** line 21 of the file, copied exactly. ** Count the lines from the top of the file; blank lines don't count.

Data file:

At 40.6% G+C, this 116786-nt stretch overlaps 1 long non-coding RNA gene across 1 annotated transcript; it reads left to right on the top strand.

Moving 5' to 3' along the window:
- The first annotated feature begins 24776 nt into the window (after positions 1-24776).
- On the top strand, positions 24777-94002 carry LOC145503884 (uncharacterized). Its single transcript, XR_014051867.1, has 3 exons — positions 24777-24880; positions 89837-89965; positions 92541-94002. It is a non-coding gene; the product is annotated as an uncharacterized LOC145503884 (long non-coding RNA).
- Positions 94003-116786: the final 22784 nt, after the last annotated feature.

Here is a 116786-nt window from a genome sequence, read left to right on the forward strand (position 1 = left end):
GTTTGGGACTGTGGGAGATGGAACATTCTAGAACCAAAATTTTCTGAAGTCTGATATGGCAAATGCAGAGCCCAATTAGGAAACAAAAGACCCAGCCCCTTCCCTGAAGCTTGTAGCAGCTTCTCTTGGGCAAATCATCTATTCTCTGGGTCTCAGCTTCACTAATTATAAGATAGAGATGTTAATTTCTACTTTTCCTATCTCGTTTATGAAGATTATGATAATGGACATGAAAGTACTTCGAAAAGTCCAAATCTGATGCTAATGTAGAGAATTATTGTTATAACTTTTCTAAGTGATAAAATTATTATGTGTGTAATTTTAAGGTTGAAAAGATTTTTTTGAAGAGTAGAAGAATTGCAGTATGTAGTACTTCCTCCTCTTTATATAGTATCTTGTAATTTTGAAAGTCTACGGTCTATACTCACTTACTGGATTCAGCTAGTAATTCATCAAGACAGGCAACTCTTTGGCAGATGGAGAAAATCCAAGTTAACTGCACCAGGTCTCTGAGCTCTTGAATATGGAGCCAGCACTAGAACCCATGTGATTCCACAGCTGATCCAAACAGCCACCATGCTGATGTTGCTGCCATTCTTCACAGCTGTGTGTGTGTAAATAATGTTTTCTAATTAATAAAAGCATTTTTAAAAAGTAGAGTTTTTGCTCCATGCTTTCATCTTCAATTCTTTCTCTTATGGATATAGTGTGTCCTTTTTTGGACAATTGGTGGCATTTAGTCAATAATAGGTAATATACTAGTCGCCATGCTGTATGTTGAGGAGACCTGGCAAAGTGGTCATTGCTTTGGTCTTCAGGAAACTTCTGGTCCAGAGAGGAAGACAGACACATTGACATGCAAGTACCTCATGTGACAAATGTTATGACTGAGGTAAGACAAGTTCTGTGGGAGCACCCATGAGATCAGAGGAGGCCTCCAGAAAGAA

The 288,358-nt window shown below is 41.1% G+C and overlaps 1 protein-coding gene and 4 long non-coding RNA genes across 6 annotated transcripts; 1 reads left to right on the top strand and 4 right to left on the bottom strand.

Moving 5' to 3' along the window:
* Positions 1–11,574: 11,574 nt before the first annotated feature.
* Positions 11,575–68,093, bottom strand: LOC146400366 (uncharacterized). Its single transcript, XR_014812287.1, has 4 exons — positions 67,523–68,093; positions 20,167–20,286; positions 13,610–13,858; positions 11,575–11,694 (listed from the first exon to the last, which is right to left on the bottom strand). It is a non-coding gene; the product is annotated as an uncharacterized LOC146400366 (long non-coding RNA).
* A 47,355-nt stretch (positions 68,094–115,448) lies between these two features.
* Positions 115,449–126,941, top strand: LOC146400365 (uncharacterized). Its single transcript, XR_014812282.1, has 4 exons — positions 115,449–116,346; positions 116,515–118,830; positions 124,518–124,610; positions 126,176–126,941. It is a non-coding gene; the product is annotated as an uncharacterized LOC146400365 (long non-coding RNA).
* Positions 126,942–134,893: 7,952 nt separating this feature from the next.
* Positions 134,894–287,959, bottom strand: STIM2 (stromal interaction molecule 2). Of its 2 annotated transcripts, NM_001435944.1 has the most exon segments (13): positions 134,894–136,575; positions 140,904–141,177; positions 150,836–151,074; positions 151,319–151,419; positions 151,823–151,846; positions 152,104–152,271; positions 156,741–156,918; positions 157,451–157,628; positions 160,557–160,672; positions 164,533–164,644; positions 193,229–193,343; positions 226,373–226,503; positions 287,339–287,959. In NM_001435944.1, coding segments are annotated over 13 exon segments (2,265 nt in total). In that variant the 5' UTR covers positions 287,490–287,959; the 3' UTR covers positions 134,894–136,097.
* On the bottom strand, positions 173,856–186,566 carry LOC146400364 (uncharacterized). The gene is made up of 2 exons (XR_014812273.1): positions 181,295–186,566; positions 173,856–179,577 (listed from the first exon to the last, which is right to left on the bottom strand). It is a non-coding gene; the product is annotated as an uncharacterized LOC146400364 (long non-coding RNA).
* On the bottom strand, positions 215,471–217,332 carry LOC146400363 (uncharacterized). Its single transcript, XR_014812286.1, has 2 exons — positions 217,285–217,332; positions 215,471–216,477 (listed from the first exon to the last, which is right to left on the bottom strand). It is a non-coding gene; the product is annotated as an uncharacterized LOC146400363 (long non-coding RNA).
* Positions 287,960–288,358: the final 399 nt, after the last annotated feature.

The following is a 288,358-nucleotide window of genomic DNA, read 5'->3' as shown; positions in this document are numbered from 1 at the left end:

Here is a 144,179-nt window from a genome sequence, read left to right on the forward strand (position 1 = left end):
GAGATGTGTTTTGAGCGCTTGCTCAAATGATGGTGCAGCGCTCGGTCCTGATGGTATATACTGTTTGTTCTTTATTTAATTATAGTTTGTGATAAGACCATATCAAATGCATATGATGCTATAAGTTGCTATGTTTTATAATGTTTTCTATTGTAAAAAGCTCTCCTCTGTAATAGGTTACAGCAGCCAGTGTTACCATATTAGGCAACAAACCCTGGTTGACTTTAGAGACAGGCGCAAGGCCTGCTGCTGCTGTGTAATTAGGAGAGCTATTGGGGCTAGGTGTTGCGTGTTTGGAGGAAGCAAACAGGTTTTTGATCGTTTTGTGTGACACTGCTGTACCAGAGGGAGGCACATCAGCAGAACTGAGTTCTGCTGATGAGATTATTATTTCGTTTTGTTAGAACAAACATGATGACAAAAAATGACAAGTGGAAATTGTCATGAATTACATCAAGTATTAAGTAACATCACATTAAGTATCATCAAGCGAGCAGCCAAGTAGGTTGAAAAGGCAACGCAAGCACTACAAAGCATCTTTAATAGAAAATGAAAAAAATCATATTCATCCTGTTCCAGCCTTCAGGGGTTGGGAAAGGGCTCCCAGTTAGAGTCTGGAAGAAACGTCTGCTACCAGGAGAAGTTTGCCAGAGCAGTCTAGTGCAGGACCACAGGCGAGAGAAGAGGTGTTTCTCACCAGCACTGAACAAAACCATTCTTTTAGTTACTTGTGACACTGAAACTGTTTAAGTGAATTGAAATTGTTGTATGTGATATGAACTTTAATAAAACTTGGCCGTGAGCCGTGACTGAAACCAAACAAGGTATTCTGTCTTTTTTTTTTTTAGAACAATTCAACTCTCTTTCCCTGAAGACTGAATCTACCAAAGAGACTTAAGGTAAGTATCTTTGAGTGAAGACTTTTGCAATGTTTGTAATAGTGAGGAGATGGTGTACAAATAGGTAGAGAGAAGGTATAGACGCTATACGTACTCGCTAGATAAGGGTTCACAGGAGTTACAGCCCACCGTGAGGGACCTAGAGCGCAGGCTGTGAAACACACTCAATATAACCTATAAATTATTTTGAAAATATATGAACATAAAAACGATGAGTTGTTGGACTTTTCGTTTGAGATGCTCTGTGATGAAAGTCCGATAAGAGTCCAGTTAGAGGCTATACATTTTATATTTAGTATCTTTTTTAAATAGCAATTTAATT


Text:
GAGATGTGTTTTGAGCGCTTGCTCAAATGATGGTGCAGCGCTCGGTCCTGATGGTATATACTGTTTGTTCTTTATTTAATTATAGTTTGTGATAAGACCATATCAAATGCATATGATGCTATAAGTTGCTATGTTTTATAATGTTTTCTATTGTAAAAAGCTCTCCTCTGTAATAGGTTACAGCAGCCAGTGTTACCATATTAGGCAACAAACCCTGGTTGACTTTAGAGACAGGCGCAAGGCCTGCTGCTGCTGTGTAATTAGGAGAGCTATTGGGGCTAGGTGTTGCGTGTTTGGAGGAAGCAAACAGGTTTTTGATCGTTTTGTGTGACACTGCTGTACCAGAGGGAGGCACATCAGCAGAACTGAGTTCTGCTGATGAGATTATTATTTCGTTTTGTTAGAACAAACATGATGACAAAAAATGACAAGTGGAAATTGTCATGAATTACATCAAGTATTAAGTAACATCACATTAAGTATCATCAAGCGAGCAGCCAAGTAGGTTGAAAAGGCAACGCAAGCACTACAAAGCATCTTTAATAGAAAATGAAAAAAATCATATTCATCCTGTTCCAGCCTTCAGGGGTTGGGAAAGGGCTCCCAGTTAGAGTCTGGAAGAAACGTCTGCTACCAGGAGAAGTTTGCCAGAGCAGTCTAGTGCAGGACCACAGGCGAGAGAAGAGGTGTTTCTCACCAGCACTGAACAAAACCATTCTTTTAGTTACTTGTGACACTGAAACTGTTTAAGTGAATTGAAATTGTTGTATGTGATATGAACTTTAATAAAACTTGGCCGTGAGCCGTGACTGAAACCAAACAAGGTATTCTGTCTTTTTTTTTTTTAGAACAATTCAACTCTCTTTCCCTGAAGACTGAATCTACCAAAGAGACTTAAGGTAAGTATCTTTGAGTGAAGACTTTTGCAATGTTTGTAATAGTGAGGAGATGGTGTACAAATAGGTAGAGAGAAGGTATAGACGCTATACGTACTCGCTAGATAAGGGTTCACAGGAGTTACAGCCCACCGTGAGGGACCTAGAGCGCAGGCTGTGAAACACACTCAATATAACCTATAAATTATTTTGAAAATATATGAACATAAAAACGATGAGTTGTTGGACTTTTCGTTTGAGATGCTCTGTGATGAAAGTCCGATAAGAGTCCAGTTAGAGGCTATACATTTTATATTTAGTATCTTTTTTAAATAGCAATTTAATT